In step 620, the method updates affected D links SPAN routing information based on the new SPAN information of the impending network reconfigurations.

In step 630, the method compares an affected D link to the rest of the three corresponding D links in the quad D link group to identify physical diversity violations.

In step 640, the method checks if physical diversity violations are found. If physical diversity violations are found, the method proceeds to step 650; otherwise, the method proceeds to step 660.

In step 650, the method records the affected D link that will produce future physical diversity violations in a report log file.

In step 660, the method checks if there are any more affected D links to be checked for physical diversity violations. If there are more D links to be checked, the method proceeds back to step 630; otherwise, the method proceeds to step 670. The method ends in step 670.

FIG. 7 depicts a high level block diagram of a general purpose computer suitable for use in performing the functions described herein. As depicted in FIG. 7, the system 700 comprises a processor element 702 (e.g., a CPU), a memory 704, e.g., random access memory (RAM) and/or read only memory (ROM), a link diversity monitoring module 705, and various input/output devices 706 (e.g., storage devices, including but not limited to, a tape drive, a floppy drive, a hard disk drive or a compact disk drive, a receiver, a transmitter, a speaker, a display, a speech synthesizer, an output port, and a user input device (such as a keyboard, a keypad, a mouse, and the like)).

It should be noted that the present invention can be implemented in software and/or in a combination of software and hardware, e.g., using application specific integrated circuits (ASIC), a general purpose computer or any other hardware equivalents. In one embodiment, the present link diversity monitoring module or process 705 can be loaded into memory 704 and executed by processor 702 to implement the functions as discussed above. As such, the present link diversity monitoring process 705 (including associated data structures) of the present invention can be stored on a computer readable medium or carrier, e.g., RAM memory, magnetic or optical drive or diskette and the like.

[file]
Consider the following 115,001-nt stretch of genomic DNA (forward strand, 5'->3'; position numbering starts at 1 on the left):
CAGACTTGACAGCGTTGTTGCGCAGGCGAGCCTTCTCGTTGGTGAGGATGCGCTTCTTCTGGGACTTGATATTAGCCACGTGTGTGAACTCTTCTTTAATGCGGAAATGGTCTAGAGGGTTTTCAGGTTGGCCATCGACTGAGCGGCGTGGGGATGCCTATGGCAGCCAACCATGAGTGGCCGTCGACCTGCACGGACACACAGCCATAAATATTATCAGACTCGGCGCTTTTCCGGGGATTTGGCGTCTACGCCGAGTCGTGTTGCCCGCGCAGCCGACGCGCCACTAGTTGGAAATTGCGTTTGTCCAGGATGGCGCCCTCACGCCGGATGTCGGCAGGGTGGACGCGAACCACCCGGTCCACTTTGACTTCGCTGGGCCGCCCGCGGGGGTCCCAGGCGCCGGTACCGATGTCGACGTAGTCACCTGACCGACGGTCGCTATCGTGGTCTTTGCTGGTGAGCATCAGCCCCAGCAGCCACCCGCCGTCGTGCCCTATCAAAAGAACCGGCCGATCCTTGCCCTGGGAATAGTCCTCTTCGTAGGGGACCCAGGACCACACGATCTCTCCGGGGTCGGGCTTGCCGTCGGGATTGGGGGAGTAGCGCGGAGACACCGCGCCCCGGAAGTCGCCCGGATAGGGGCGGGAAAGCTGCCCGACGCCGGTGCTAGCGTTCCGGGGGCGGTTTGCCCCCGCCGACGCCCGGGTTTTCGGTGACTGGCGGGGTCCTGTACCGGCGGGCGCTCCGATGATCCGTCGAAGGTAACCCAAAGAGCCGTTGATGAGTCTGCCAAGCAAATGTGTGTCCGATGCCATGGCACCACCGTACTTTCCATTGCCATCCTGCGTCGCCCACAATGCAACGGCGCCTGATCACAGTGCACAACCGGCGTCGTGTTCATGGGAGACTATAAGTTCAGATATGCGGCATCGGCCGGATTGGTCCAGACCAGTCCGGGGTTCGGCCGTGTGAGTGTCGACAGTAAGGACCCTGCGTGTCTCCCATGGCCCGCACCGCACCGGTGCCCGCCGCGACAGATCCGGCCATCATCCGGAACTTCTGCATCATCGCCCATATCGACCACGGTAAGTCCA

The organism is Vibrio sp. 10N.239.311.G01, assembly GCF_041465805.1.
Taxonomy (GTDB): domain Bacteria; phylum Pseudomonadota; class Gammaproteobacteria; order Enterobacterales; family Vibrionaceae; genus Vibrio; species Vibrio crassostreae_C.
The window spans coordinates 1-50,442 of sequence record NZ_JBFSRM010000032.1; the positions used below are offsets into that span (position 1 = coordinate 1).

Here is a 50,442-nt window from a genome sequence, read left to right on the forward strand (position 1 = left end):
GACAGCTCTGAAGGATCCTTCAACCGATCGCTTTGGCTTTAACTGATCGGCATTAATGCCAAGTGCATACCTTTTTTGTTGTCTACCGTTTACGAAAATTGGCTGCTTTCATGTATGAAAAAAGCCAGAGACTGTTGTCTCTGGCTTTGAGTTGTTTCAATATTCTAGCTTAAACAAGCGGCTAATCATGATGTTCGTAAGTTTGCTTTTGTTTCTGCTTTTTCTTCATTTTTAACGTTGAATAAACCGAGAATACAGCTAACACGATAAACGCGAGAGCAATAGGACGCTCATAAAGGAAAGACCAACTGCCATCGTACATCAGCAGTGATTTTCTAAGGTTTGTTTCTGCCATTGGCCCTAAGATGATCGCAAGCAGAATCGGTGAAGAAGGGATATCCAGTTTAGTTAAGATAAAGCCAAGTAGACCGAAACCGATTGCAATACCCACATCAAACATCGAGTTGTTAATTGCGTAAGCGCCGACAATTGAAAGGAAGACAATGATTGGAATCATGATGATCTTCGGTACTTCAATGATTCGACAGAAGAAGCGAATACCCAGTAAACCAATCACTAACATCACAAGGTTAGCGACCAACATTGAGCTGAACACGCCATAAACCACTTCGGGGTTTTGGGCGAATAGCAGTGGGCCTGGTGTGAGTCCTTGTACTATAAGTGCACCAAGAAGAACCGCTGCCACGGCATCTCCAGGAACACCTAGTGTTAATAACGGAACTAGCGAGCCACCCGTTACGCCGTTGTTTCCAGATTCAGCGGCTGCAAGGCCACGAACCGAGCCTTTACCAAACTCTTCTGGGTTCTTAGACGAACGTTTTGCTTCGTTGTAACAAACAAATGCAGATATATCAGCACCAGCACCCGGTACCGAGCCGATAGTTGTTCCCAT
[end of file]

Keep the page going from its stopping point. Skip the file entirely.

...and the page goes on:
While various embodiments have been described above, it should be understood that they have been presented by way of example only, and not limitation. Thus, the breadth and scope of a preferred embodiment should not be limited by any of the above-described exemplary embodiments, but should be defined only in accordance with the following claims and their equivalents.

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Referenced by
Citing PatentFiling datePublication dateApplicantTitle
US8600978 *Dec 17, 2009Dec 3, 2013Verizon Patent And Licensing Inc.Diverse route adjustment tool
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Classifications
U.S. Classification370/234, 370/254
International ClassificationH04L12/26, G06F17/50, H04L12/28
Cooperative ClassificationH04L41/5012, H04L41/08, H04L41/00, H04L41/5087, H04L12/24
European ClassificationH04L12/24, H04L41/00
Legal Events
DateCodeEventDescription
May 9, 2014REMIMaintenance fee reminder mailed
Aug 22, 2007ASAssignment
Free format text: ASSIGNMENT OF ASSIGNORS INTEREST;ASSIGNORS:BEGALKE, JOHN;CALDWELL, JAMES;LAXTON, DEBRA;REEL/FRAME:019732/0979
Effective date: 20051201
Owner name: AT&T CORP., NEW YORK